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BirdsEye View

recruiting in the post-covid era

 The demand for unskilled labor has skyrocketed since the country starting opening up.  Hotels are staffing up for the summer tourist season, restaurants are opening up and the work force is in high demand.  Banks are having a difficult time recruiting tellers and similar entry positions into the branch network.

Our recent Retail Forum focused on the subject, and lots of good ideas emerged.

Employee referral bonuses.  These bonuses have been tried and true for many years.  Employees find others like them and, in effect, pre-screen them before referring them to you.  Many employees also know the candidates and are comfortable “endorsing” them via the referral.  This tool typically works well under most environments.  It is especially effective now, when job openings are abound and the job market is very tight.

Signing and retention bonuses to new recruits.  The highest turnover among employees (and customers) occurs during the first year of employment.  Generally, the longer an employee stays with you, the less likely they are to leave.  Give your new recruits a reason to stay.  Progressively more attractive retention bonuses (so long as the employee is in good standing) give new recruits a reason to go through the inevitable bumps that occur along the way and encourage them to get to know the organization and its people better.  Bonuses should be predictable and meaningful.  Put a significant amount of money at the end of the rainbow (say, two years’ hence).  Recruitment and training are so very expensive these days, not to mention the Customer experience disruptions and other less tangible costs.  Paying people to stay might be your less expensive alternative to building a strong workforce.

Conducting pay market analysis not just relative to other banks but also hospitality and similarly competing industries for the same workforce.  Traditional industry-specific market analyses might not be the best indicator for setting pay midpoints.  This is especially true for specific job families such as call centers, where the skill sets are readily transferrable from one job to another.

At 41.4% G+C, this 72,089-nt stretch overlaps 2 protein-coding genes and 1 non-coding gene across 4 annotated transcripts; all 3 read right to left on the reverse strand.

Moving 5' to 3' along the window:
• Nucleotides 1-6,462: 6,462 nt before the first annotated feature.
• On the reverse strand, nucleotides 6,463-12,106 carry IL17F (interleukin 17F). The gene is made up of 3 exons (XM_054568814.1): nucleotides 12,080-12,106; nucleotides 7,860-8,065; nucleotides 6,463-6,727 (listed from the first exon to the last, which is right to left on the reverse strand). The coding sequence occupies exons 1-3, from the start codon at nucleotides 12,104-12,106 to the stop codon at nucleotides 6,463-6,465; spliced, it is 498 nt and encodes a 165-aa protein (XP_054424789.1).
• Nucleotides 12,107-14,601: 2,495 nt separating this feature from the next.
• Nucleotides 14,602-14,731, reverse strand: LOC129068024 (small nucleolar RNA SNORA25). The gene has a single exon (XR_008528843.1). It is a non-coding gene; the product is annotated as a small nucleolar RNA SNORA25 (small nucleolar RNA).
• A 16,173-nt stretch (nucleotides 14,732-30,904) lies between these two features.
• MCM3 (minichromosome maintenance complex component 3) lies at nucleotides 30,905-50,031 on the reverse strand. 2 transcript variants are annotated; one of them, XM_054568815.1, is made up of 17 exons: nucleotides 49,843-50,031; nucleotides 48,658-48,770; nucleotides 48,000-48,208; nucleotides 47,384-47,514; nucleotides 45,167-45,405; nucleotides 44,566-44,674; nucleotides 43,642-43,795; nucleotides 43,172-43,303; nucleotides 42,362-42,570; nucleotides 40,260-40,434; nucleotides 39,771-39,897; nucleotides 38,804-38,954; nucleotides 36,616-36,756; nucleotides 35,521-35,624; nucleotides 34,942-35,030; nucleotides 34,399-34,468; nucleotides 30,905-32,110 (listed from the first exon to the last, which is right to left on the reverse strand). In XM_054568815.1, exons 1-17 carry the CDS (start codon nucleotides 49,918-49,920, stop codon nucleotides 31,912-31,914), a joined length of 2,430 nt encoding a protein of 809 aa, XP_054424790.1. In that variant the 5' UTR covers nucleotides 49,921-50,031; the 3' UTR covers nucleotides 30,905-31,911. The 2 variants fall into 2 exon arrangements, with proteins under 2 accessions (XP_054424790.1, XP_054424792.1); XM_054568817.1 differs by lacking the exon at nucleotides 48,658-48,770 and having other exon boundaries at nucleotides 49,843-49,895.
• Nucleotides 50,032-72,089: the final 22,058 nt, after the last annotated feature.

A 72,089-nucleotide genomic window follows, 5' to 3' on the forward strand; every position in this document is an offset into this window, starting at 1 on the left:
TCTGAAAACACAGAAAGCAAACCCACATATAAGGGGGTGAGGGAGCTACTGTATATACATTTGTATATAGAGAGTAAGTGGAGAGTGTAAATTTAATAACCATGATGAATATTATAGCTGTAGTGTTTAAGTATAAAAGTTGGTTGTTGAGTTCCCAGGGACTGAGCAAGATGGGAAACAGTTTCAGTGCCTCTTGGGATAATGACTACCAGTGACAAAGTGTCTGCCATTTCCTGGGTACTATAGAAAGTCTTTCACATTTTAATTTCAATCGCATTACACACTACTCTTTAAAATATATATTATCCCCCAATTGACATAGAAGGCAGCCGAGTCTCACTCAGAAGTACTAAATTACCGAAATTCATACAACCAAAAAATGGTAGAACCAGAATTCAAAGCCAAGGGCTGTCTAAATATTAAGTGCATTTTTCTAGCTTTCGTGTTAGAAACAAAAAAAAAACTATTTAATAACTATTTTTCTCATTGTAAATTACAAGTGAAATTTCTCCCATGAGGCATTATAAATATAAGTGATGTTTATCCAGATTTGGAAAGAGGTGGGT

Increasing seasonal help, including college students, in the summer.  Use the time to get to know your temporary workers and introduce your bank to them.  This “dry run” period can be used by both parties to assess each other and their suitability to your work environment.  Summers are often a less intense time which can be used for training newcomers.

Building internship programs has proven an effective recruiting tool for many organizations over the years.  Some have built the programs to better connect with their community and build up employee sources.  Much like summer help, internships provide an excellent opportunity for mutual assessment of both skills and cultural fit which are more difficult to develop otherwise.  It might even be advisable to offer strong interns and summer workers a future job once the graduate while they are still working with you, i.e. establish start dates after graduation.

Using employment agencies and recruiters.  This can be an excellent recruitment tool, but success is highly dependent on the skills of the recruiters and their understanding of your company.  Some banks have tried-and-true agencies they work with, and others shy away from this source of new employees.  

An important tactical tool to ensure your recruiters are working hard on your behalf is to require regular pipeline reports from them.  This is a good tool to both remind the recruiters of your timeline and create a sense of urgency, as well as show you what results you’re getting from the work.

Conduct “stay” conversations with high performers.  I’m a firm believer in telling high performers how valued they are and what a bright future awaits them if they continue on their current path.  True, it might cause issues with their peers, but the likelihood of losing your best and brightest is meaningfully reduced when they know you realize how important they are to your company and are committed to facilitate their success.  A key question I like to ask during “stay” interviews is: what will make you say a year from now, “gosh, I’m glad I worked here this year”?  It gives your HiPo an opportunity to dream and provide a tangible answer to their aspirations and future vision of their role in the company.  It will also help you align expectations between you and your recruit, another critical element to retention.